Venezuelans turned out in large numbers on Sunday to vote in closely watched legislative elections as the opposition coalition sought a parliamentary check on leftist President Hugo Chavez ahead of 2012 presidential elections.
"The people are speaking," Mr. Chavez said after casting his ballot, predicting turnout of up to 70 percent and calling the vote proof of the country's vibrant democracy. Official results were not expected until Monday, though some unofficial estimates were likely to trickle in overnight.
Mr. Chavez is not on the ballot, but the race has turned into a referendum on his nearly 12 years in power, during which he has slowly imposed a socialist revolution domestically and promoted an anti-American agenda abroad.
His approval rating recently fell below 50 percent as Venezuela's oil-centered economy sputtered. The country's gross domestic product shrank 3.3 percent last year while the annual inflation rate soared above 30 percent.
Five years after boycotting the last round of legislative elections, opposition political forces — now unified within the Coalition for Democratic Unity — are hammering the government with charges of widespread corruption and what they describe as an ongoing assault on democracy.
"We Venezuelans are choosing between two conceptions of society that are totally different," opposition National Assembly candidate Maria Corina Machado said in an interview Sunday.
"On one hand, you have a government that has put in place a centralized, militarized government taking over control of all public powers and limiting and reducing civic, economic and political rights for citizens. On the other hand, we have the possibility to build a true, inclusive democratic society in which institutions represent all citizens of all sectors and aren't used for the benefit of a few in power."
Ms. Machado, a leading organizer of the 2004 presidential-recall referendum — which many analysts say was rigged in Mr. Chavez's favor — said she was confident that "a wide majority of Venezuelan citizens reject the idea of having an authoritarian regime in Venezuela, want to live in a democracy and realize that this government has been a failure."
Ms. Machado and others said the vote count is important for symbolic reasons, but most observers are focused on whether the opposition will gain the one-third of National Assembly seats needed to prevent Mr. Chavez from passing special "enabling laws."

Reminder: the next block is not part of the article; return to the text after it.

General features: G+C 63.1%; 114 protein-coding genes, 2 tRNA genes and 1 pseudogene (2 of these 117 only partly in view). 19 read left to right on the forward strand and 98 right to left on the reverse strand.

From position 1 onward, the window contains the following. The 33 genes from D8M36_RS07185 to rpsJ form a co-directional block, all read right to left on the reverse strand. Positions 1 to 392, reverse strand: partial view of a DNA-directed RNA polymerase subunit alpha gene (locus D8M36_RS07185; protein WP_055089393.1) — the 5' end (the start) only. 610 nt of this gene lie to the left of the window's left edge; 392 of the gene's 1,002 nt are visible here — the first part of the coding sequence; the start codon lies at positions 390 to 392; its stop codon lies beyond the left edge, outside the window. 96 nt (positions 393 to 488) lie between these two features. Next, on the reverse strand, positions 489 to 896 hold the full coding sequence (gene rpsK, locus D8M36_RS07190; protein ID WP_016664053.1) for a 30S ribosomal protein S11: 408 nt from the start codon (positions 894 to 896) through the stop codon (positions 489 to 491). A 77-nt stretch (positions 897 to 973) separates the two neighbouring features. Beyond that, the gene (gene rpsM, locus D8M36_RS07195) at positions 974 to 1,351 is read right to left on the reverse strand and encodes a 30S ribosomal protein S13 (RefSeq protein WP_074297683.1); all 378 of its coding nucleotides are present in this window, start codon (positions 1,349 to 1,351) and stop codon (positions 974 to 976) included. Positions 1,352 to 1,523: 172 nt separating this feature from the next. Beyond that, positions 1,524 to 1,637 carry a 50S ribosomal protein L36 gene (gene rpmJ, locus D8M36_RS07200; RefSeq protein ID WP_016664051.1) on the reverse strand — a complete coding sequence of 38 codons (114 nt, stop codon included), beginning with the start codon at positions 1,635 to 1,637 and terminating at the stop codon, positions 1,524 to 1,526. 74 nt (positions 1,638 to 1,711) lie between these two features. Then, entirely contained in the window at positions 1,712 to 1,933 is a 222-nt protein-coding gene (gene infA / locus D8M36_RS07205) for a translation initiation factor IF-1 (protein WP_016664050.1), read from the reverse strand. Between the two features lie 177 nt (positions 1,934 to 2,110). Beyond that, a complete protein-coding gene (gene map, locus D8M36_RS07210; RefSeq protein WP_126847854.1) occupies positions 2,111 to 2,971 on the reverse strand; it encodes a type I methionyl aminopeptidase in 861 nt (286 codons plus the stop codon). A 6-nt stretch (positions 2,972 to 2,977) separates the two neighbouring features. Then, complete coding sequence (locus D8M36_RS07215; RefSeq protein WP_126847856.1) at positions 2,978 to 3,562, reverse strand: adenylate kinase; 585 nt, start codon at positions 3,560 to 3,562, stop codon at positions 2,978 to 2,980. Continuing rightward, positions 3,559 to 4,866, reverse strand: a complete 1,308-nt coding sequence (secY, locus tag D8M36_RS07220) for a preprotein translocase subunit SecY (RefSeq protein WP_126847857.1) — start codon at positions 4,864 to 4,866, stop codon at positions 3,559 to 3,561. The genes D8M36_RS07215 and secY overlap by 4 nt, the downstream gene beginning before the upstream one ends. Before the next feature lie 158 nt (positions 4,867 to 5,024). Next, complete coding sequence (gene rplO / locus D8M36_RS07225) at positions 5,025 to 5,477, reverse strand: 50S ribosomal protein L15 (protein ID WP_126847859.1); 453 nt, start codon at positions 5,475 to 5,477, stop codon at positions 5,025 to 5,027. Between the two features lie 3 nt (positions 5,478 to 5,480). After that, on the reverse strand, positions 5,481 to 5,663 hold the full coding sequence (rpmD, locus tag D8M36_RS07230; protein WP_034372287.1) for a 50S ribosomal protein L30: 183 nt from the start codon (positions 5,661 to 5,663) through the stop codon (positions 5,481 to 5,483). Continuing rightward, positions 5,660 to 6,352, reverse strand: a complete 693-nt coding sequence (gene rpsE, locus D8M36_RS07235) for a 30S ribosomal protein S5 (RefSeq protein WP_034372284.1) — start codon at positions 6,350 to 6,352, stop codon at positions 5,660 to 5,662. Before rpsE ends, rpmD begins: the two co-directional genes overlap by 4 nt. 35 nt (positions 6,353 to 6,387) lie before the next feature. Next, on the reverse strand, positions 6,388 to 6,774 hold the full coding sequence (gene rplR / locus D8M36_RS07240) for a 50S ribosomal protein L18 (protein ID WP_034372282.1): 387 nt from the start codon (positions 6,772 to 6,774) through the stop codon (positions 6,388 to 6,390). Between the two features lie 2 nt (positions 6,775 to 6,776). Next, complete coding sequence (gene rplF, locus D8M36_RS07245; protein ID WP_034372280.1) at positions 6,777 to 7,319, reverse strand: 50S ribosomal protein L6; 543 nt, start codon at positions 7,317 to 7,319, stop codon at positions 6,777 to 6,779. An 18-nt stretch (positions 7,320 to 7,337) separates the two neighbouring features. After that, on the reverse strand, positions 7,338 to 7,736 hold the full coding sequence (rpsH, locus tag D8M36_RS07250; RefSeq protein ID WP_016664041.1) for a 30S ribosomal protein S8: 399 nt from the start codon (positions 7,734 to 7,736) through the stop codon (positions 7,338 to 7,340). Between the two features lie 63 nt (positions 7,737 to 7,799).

"Just like in the U.S., where a supermajority in the Senate is necessary for either party to fully implement their agenda, having two-thirds of the National Assembly would help President Chavez implement the political, economic and social changes the Venezuelan people need to continue improving their living conditions," Venezuela's ambassador to the United States, Bernardo Alvarez, told The Washington Times.
"We're happy that the opposition did not make the same tactical error they did in 2005 by simply refusing to participate in that year's legislative elections," he added. "If they use these elections to build towards 2012, so much the better. President Chavez remains popular throughout Venezuela, and we're sure he'd be happy to put his vision for Venezuela up against that of the opposition."
Amherst College professor Javier Corrales, co-author of a forthcoming book on Mr. Chavez's consolidation of power, said, "The Chavista camp has been working very diligently on preventing abstentionism in its ranks and organizing party members to go out into towns, find people and bring them to the polls."
Mr. Corrales said the government, through its control of the National Electoral Council, can monitor who is voting on Election Day.
"This was openly discussed at a [Socialist] Party congress that I saw broadcast on [Venezuelan] national television," he said.
Mr. Corrales noted that during a televised discussion between President Chavez and one of his party's campaign organizers, Mr. Chavez said, "We have to make sure we have enough commandos so that, on the day of the election, we are going to say, 'What's happening with Person X? How come she hasn't voted? Where is she? Let's go find her. Is she in some other town? Well, let's see if we can go to that other town and find her and encourage her to come and vote.'"
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Ben Birnbaum is a reporter covering foreign affairs for The Washington Times. Prior to joining The Times, Birnbaum worked as a reporter-researcher at the New Republic. A Boston-area native, he graduated magna cum laude from Cornell University with a degree in government and psychology. He won multiple collegiate journalism awards for his articles and columns in the Cornell Daily Sun.
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